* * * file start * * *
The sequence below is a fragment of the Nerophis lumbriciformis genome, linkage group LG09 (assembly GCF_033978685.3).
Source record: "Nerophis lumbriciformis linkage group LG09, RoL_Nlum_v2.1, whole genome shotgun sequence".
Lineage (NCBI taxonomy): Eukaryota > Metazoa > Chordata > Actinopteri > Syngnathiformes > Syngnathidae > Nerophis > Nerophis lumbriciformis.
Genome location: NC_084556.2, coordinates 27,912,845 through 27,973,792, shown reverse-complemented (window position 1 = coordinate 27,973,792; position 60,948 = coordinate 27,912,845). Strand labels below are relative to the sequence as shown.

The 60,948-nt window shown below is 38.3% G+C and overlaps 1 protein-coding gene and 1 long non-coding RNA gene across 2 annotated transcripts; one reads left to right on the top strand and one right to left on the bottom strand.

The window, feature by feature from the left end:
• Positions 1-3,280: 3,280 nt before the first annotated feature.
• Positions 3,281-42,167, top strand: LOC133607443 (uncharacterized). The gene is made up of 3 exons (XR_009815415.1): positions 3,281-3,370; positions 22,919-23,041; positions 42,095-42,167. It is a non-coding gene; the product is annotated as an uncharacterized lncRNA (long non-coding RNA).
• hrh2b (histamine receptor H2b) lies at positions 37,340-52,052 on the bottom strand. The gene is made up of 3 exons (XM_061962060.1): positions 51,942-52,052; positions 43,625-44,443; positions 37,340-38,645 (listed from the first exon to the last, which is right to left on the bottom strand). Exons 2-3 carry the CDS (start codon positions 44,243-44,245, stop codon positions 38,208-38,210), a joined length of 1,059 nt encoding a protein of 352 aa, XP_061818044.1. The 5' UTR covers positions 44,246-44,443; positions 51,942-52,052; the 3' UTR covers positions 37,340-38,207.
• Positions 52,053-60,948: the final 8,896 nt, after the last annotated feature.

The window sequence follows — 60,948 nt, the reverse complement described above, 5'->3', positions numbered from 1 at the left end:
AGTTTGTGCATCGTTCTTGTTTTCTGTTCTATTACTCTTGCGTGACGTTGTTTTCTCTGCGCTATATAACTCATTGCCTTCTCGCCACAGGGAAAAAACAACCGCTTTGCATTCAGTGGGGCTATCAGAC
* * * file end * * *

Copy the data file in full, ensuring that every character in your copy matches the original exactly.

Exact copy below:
The sequence below is a fragment of the Nerophis lumbriciformis genome, linkage group LG09 (assembly GCF_033978685.3).
Source record: "Nerophis lumbriciformis linkage group LG09, RoL_Nlum_v2.1, whole genome shotgun sequence".
Lineage (NCBI taxonomy): Eukaryota > Metazoa > Chordata > Actinopteri > Syngnathiformes > Syngnathidae > Nerophis > Nerophis lumbriciformis.
Genome location: NC_084556.2, coordinates 27,912,845 through 27,973,792, shown reverse-complemented (window position 1 = coordinate 27,973,792; position 60,948 = coordinate 27,912,845). Strand labels below are relative to the sequence as shown.

The 60,948-nt window shown below is 38.3% G+C and overlaps 1 protein-coding gene and 1 long non-coding RNA gene across 2 annotated transcripts; one reads left to right on the top strand and one right to left on the bottom strand.

The window, feature by feature from the left end:
• Positions 1-3,280: 3,280 nt before the first annotated feature.
• Positions 3,281-42,167, top strand: LOC133607443 (uncharacterized). The gene is made up of 3 exons (XR_009815415.1): positions 3,281-3,370; positions 22,919-23,041; positions 42,095-42,167. It is a non-coding gene; the product is annotated as an uncharacterized lncRNA (long non-coding RNA).
• hrh2b (histamine receptor H2b) lies at positions 37,340-52,052 on the bottom strand. The gene is made up of 3 exons (XM_061962060.1): positions 51,942-52,052; positions 43,625-44,443; positions 37,340-38,645 (listed from the first exon to the last, which is right to left on the bottom strand). Exons 2-3 carry the CDS (start codon positions 44,243-44,245, stop codon positions 38,208-38,210), a joined length of 1,059 nt encoding a protein of 352 aa, XP_061818044.1. The 5' UTR covers positions 44,246-44,443; positions 51,942-52,052; the 3' UTR covers positions 37,340-38,207.
• Positions 52,053-60,948: the final 8,896 nt, after the last annotated feature.

The window sequence follows — 60,948 nt, the reverse complement described above, 5'->3', positions numbered from 1 at the left end:
AGTTTGTGCATCGTTCTTGTTTTCTGTTCTATTACTCTTGCGTGACGTTGTTTTCTCTGCGCTATATAACTCATTGCCTTCTCGCCACAGGGAAAAAACAACCGCTTTGCATTCAGTGGGGCTATCAGAC